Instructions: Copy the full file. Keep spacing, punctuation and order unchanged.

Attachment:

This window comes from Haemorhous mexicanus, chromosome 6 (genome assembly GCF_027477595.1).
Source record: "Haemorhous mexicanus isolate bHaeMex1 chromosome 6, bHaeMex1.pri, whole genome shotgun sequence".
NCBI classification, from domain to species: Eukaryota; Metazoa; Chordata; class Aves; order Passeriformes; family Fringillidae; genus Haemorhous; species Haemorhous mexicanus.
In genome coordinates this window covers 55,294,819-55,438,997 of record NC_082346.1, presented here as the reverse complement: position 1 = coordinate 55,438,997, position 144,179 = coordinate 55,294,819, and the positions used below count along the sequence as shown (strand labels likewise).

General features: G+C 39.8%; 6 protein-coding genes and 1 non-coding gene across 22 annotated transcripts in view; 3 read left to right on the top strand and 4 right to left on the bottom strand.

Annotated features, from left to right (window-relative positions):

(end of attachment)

This window comes from Haemorhous mexicanus, chromosome 6 (genome assembly GCF_027477595.1).
Source record: "Haemorhous mexicanus isolate bHaeMex1 chromosome 6, bHaeMex1.pri, whole genome shotgun sequence".
NCBI classification, from domain to species: Eukaryota; Metazoa; Chordata; class Aves; order Passeriformes; family Fringillidae; genus Haemorhous; species Haemorhous mexicanus.
In genome coordinates this window covers 55,294,819-55,438,997 of record NC_082346.1, presented here as the reverse complement: position 1 = coordinate 55,438,997, position 144,179 = coordinate 55,294,819, and the positions used below count along the sequence as shown (strand labels likewise).

General features: G+C 39.8%; 6 protein-coding genes and 1 non-coding gene across 22 annotated transcripts in view; 3 read left to right on the top strand and 4 right to left on the bottom strand.

Annotated features, from left to right (window-relative positions):